Aerial images were recently released that appear to show U.S. Special Operations Forces and their equipment embedded in ISIS positions in Syria.
(TFTP) While coverage of the Islamic State’s reign of terror in Iraq and Syria has quietly disappeared from the mainstream media, allegations and photos of the United States supporting and funding the group continue to come to the forefront.
The latest battle is occurring over Deir er-Zor, the largest city in eastern Syria, where both the U.S. and Russia claim to be fighting against ISIS. However, according to the Russian Ministry of Defense, aerial images of ISIS positions included equipment from U.S. Army Special Forces.
— Минобороны России (@mod_russia) September 24, 2017
In a statement posted on its Facebook page, the Russian Defense Ministry claimed that U.S. Special Operations Forces units “enable US-backed Syrian Democratic Forces units to smoothly advance through the ISIS formations” and because they are facing no resistance from ISIS militants, the Syrian Democratic Forces units are “advancing along the left shore of the Euphrates toward Deir er-Zor.”
Russia’s MoD claimed the aerial photos were taken on Sept. 8-12 over ISIS locations north of Deir er-Zor. The equipment from American Special Operations Forces came in the form of “a large number” of American Hummer armored vehicles.
The statement noted that even though the presence of the Special Operations Forces would indicate that they were aware of the terrorist group’s presence in the area, its actions suggest that “the US troops feel safe in terrorist controlled regions,” because there were no calls for an organized screening patrol and there is no evidence of US-led coalition airstrikes to drive out the militants.
“The shots clearly show the US SOF units located at strongholds that had been equipped by the ISIS terrorists. Though there is no evidence of assault, struggle or any US-led coalition airstrikes to drive out the militants. Despite that the US strongholds being located in the ISIS areas, no screening patrol has been organized at them. This suggests that the US troops feel safe in terrorist controlled regions.”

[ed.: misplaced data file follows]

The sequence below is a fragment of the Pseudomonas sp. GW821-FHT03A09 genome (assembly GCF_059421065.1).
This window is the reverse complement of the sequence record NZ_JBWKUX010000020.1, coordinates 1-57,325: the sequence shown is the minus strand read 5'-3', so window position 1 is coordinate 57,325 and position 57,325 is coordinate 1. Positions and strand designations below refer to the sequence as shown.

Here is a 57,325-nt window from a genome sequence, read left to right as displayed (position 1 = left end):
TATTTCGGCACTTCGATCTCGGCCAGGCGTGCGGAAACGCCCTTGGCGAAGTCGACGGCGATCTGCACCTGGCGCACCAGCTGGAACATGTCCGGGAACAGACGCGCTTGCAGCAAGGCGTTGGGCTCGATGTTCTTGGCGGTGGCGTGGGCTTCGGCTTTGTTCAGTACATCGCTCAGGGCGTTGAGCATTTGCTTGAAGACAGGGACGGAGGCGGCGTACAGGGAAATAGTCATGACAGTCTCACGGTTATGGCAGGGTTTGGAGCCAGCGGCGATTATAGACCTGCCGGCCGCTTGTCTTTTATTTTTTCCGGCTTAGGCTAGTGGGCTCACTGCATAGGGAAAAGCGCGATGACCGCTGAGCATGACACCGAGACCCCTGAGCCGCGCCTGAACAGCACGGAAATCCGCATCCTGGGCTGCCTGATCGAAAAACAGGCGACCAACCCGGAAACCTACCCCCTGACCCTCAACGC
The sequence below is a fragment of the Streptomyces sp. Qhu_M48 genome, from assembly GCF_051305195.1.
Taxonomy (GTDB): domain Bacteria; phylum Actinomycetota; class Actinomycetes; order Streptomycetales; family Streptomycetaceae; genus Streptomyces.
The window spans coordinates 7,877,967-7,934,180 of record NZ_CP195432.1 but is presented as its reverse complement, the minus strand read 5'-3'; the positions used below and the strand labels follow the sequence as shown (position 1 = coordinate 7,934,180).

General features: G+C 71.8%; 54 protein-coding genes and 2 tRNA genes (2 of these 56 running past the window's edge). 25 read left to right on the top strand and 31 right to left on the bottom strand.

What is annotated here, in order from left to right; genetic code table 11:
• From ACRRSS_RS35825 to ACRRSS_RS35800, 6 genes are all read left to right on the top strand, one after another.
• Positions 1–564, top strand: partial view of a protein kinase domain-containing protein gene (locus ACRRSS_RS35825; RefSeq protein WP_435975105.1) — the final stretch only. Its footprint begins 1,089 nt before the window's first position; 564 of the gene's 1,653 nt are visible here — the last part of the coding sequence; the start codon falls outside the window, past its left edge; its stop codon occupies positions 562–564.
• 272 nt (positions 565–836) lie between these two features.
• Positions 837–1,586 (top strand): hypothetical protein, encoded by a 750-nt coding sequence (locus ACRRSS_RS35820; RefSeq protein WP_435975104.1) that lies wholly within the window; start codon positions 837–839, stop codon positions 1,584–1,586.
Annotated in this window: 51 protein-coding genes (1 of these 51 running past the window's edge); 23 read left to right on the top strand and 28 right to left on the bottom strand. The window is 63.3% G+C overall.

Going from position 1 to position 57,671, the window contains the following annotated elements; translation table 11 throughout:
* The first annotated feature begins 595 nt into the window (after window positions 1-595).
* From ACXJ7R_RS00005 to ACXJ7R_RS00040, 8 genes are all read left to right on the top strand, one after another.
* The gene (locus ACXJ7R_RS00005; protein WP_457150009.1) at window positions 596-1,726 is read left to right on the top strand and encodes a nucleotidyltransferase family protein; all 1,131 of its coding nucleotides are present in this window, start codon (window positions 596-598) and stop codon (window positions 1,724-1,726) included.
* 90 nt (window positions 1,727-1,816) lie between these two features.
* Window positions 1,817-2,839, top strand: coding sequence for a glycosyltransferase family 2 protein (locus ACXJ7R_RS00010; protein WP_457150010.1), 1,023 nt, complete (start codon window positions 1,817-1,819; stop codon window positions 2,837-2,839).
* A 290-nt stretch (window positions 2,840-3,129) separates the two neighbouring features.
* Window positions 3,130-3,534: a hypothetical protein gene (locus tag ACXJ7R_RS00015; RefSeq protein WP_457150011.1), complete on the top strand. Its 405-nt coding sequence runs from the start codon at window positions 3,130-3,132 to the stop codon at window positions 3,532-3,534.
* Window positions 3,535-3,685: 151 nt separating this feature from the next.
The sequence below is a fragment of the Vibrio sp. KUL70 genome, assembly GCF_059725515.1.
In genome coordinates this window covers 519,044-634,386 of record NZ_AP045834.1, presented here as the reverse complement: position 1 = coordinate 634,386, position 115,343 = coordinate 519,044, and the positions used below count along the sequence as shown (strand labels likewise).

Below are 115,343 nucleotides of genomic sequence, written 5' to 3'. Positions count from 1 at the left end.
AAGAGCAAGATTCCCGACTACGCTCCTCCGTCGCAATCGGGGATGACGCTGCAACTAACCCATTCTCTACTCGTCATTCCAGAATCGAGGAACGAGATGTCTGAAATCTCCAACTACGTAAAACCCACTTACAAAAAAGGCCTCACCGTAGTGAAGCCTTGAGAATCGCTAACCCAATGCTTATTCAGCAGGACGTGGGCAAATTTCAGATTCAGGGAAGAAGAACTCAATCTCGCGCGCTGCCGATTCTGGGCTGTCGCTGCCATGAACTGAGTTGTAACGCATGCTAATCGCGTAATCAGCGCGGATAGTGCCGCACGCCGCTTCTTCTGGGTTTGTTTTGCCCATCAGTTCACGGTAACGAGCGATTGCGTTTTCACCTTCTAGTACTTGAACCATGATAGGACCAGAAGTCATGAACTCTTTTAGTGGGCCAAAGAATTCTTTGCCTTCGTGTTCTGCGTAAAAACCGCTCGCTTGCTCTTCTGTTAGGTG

Both the statement and the aerial images from Russia’s Ministry of Defense serve as a reminder that the lines are often blurred when it comes to the difference between the Syrian Democratic Forces (which openly receive U.S. funding) and ISIS militants (which have mysteriously received help from the U.S. on a number of occasions).
There have been accusations of the U.S. paying the salaries of the “moderate rebels” it was training in Syria, with one rebel commander reportedly saying in July that “U.S. support had been waning for months,” but the rebels “had been given their salaries as normal last month.”
Russian President Putin alluded to the idea in 2014, when he called out the Obama Administration for arming and training “the Syrians that were fighting Assad,” and then noted that both the “moderate rebels” and the “ISIS militants” are mercenaries, often fighting for the side that pays them the largest salary.
“Another threat that President Obama mentioned was ISIS,” Putin said.
“Well who on earth armed them? Who armed the Syrians that were fighting with Assad? Who created the necessary political information and climate that facilitated this situation? Who pushed for the delivery of arms to the area? Do you really not understand who is fighting in Syria? They are mercenaries mostly. Do you understand they are paid money? Mercenaries fight for whichever side pays more.”
There are also a number of circumstances in which U.S. equipment and funding just happened to benefit the Islamic State. In October 2014, the Pentagon admitted that the U.S. airdropped weapons to ISIS, and blamed “the wind” for the fact that those weapons were not delivered to Kurdish fighters in Kobani.
In October 2016, the Pentagon was caught paying a PR firm $540 million to create fake terrorist videos—much like the ones purported to show ISIS militants beheading innocent civilians. Then in a 2016 audit, the Department of Defense admitted that it could not account for $1 billion in weapons and equipment that was meant for forces in Syria, but likely ended up in the hands of ISIS.
In 2017, allegations that U.S. Army Special Operations Forces units were found embedded with ISIS militants are no surprise, given the United States’ history of being in the right place at the right time to protect the group from being defeated. As the reports become more and more obvious, it raises the question of whether the U.S. government will ever admit its true role in the conflict.